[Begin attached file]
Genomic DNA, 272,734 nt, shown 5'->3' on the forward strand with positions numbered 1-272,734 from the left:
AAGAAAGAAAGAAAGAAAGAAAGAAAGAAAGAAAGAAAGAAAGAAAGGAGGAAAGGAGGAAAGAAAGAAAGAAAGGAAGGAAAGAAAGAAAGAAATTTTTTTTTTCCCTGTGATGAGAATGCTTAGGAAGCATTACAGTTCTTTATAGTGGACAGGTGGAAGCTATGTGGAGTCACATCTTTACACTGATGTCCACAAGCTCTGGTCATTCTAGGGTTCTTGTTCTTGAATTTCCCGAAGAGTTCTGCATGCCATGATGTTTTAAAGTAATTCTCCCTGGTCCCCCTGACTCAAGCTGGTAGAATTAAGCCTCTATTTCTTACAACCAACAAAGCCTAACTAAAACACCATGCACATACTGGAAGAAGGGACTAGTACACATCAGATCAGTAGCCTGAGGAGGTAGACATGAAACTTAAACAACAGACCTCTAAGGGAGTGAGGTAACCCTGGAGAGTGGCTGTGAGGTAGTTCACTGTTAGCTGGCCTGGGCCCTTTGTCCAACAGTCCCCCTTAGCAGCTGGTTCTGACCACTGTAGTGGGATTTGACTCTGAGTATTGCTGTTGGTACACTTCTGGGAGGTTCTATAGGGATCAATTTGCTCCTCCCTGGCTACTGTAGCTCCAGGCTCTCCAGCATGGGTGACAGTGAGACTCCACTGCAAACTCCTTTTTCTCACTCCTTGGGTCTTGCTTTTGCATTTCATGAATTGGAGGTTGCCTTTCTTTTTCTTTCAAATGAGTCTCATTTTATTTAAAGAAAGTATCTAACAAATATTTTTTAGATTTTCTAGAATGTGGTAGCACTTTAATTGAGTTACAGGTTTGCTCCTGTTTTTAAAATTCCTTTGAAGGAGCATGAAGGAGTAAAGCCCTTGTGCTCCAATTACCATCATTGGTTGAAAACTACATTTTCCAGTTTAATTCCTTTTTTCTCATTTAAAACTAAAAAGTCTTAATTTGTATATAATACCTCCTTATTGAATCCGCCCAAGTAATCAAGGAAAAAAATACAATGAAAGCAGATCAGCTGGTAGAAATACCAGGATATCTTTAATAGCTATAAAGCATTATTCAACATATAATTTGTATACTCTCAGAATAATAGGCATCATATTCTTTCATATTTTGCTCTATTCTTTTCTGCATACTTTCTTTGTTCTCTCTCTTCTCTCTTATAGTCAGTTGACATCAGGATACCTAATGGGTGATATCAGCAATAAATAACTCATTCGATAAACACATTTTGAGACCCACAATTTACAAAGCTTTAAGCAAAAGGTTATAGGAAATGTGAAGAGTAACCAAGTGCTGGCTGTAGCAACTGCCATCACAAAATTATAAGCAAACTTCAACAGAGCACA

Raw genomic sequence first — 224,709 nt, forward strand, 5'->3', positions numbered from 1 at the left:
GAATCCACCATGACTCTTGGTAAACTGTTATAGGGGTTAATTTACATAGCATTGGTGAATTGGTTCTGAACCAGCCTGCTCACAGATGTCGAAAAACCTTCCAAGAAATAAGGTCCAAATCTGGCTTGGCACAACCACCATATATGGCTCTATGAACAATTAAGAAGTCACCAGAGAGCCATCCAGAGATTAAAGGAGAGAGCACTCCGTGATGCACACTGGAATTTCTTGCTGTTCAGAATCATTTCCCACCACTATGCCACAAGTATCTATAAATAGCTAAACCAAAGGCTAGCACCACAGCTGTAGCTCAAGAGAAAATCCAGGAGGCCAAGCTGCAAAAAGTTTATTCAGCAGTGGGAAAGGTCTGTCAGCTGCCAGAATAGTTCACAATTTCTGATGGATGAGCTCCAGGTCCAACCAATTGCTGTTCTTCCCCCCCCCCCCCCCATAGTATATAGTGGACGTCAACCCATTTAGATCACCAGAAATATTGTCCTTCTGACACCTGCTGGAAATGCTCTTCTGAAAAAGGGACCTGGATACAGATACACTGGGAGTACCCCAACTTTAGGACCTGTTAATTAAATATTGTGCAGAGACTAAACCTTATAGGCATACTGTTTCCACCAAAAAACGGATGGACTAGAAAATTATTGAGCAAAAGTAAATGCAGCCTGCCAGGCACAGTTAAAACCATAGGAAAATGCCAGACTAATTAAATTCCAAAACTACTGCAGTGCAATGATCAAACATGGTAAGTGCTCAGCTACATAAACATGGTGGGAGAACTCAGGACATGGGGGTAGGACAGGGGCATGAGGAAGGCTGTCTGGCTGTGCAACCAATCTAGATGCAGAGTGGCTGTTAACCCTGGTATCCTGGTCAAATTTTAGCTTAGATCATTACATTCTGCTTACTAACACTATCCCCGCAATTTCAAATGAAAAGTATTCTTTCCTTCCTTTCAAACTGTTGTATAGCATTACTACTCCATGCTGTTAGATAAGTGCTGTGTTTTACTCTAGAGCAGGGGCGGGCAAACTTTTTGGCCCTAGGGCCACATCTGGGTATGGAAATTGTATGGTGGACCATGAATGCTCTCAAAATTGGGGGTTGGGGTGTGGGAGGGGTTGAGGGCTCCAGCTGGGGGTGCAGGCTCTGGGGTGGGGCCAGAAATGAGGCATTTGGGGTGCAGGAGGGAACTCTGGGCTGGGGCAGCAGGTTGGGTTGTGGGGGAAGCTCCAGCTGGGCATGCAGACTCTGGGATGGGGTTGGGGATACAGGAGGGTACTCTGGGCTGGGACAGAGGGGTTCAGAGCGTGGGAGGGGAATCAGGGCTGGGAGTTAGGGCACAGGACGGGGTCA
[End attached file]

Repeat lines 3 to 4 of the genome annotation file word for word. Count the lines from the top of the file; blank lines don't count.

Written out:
Raw genomic sequence first — 224,709 nt, forward strand, 5'->3', positions numbered from 1 at the left:
GAATCCACCATGACTCTTGGTAAACTGTTATAGGGGTTAATTTACATAGCATTGGTGAATTGGTTCTGAACCAGCCTGCTCACAGATGTCGAAAAACCTTCCAAGAAATAAGGTCCAAATCTGGCTTGGCACAACCACCATATATGGCTCTATGAACAATTAAGAAGTCACCAGAGAGCCATCCAGAGATTAAAGGAGAGAGCACTCCGTGATGCACACTGGAATTTCTTGCTGTTCAGAATCATTTCCCACCACTATGCCACAAGTATCTATAAATAGCTAAACCAAAGGCTAGCACCACAGCTGTAGCTCAAGAGAAAATCCAGGAGGCCAAGCTGCAAAAAGTTTATTCAGCAGTGGGAAAGGTCTGTCAGCTGCCAGAATAGTTCACAATTTCTGATGGATGAGCTCCAGGTCCAACCAATTGCTGTTCTTCCCCCCCCCCCCCCCATAGTATATAGTGGACGTCAACCCATTTAGATCACCAGAAATATTGTCCTTCTGACACCTGCTGGAAATGCTCTTCTGAAAAAGGGACCTGGATACAGATACACTGGGAGTACCCCAACTTTAGGACCTGTTAATTAAATATTGTGCAGAGACTAAACCTTATAGGCATACTGTTTCCACCAAAAAACGGATGGACTAGAAAATTATTGAGCAAAAGTAAATGCAGCCTGCCAGGCACAGTTAAAACCATAGGAAAATGCCAGACTAATTAAATTCCAAAACTACTGCAGTGCAATGATCAAACATGGTAAGTGCTCAGCTACATAAACATGGTGGGAGAACTCAGGACATGGGGGTAGGACAGGGGCATGAGGAAGGCTGTCTGGCTGTGCAACCAATCTAGATGCAGAGTGGCTGTTAACCCTGGTATCCTGGTCAAATTTTAGCTTAGATCATTACATTCTGCTTACTAACACTATCCCCGCAATTTCAAATGAAAAGTATTCTTTCCTTCCTTTCAAACTGTTGTATAGCATTACTACTCCATGCTGTTAGATAAGTGCTGTGTTTTACTCTAGAGCAGGGGCGGGCAAACTTTTTGGCCCTAGGGCCACATCTGGGTATGGAAATTGTATGGTGGACCATGAATGCTCTCAAAATTGGGGGTTGGGGTGTGGGAGGGGTTGAGGGCTCCAGCTGGGGGTGCAGGCTCTGGGGTGGGGCCAGAAATGAGGCATTTGGGGTGCAGGAGGGAACTCTGGGCTGGGGCAGCAGGTTGGGTTGTGGGGGAAGCTCCAGCTGGGCATGCAGACTCTGGGATGGGGTTGGGGATACAGGAGGGTACTCTGGGCTGGGACAGAGGGGTTCAGAGCGTGGGAGGGGAATCAGGGCTGGGAGTTAGGGCACAGGACGGGGTCA